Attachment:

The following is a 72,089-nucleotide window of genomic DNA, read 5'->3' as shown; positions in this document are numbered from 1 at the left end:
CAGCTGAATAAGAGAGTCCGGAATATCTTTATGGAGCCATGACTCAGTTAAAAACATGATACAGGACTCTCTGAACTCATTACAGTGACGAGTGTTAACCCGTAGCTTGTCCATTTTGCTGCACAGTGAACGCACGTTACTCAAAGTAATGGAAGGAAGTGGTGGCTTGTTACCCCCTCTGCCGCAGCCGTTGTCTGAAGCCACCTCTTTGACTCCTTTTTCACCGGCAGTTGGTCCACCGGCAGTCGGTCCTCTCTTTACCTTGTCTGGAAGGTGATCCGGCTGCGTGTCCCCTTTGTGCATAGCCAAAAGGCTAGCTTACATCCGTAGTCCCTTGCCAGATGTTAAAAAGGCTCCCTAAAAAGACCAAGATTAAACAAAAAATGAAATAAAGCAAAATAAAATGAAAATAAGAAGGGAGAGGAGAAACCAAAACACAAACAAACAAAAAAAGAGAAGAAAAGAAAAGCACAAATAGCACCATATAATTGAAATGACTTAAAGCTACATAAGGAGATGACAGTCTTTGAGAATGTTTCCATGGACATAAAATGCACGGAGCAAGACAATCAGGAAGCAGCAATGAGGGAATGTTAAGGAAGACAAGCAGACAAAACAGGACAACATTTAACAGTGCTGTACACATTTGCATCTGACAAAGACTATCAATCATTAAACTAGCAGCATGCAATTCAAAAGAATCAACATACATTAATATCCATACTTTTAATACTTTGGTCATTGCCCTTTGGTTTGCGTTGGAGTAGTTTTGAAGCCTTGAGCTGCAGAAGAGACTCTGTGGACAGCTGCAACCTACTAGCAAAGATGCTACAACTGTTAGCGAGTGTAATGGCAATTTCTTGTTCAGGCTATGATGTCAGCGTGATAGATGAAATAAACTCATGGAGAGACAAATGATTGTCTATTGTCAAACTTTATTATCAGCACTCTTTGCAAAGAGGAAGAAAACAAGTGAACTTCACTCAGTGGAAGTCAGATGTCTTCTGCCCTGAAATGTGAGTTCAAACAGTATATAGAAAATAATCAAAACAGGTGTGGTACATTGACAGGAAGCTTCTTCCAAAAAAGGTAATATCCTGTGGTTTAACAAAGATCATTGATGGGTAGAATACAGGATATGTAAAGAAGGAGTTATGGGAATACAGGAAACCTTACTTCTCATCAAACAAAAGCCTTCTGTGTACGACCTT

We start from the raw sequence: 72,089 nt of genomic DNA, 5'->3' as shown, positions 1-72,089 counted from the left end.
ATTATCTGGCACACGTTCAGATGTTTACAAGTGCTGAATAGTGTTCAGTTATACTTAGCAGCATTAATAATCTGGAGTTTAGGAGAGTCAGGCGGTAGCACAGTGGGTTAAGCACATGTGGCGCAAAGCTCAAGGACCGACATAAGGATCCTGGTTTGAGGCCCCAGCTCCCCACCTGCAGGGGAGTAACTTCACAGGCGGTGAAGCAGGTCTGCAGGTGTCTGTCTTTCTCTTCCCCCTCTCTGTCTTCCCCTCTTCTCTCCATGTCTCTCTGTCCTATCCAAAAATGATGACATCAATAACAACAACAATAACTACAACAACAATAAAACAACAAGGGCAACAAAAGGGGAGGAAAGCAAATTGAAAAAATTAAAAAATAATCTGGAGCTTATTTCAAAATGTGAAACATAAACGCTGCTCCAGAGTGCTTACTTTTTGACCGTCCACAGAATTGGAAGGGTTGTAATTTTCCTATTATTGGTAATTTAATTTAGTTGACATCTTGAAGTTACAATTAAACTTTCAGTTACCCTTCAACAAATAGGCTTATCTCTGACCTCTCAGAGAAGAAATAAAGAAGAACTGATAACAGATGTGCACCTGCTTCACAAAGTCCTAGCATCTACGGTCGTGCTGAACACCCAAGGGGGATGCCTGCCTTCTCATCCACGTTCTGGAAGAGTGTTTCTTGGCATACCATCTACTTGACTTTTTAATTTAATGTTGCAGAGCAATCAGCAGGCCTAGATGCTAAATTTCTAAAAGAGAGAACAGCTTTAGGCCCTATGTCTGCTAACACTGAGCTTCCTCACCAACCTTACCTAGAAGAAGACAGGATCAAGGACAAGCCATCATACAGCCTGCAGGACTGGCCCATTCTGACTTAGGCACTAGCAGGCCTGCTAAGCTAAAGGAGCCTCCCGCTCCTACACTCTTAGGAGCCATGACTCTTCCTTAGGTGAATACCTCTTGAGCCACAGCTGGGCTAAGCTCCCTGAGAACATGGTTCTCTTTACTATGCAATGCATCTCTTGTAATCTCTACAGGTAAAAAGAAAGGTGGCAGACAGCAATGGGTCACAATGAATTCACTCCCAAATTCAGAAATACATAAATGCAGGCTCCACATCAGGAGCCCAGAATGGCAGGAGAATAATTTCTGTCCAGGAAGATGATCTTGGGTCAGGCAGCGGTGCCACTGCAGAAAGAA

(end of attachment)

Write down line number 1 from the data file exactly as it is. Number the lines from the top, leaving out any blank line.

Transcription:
The following is a 72,089-nucleotide window of genomic DNA, read 5'->3' as shown; positions in this document are numbered from 1 at the left end: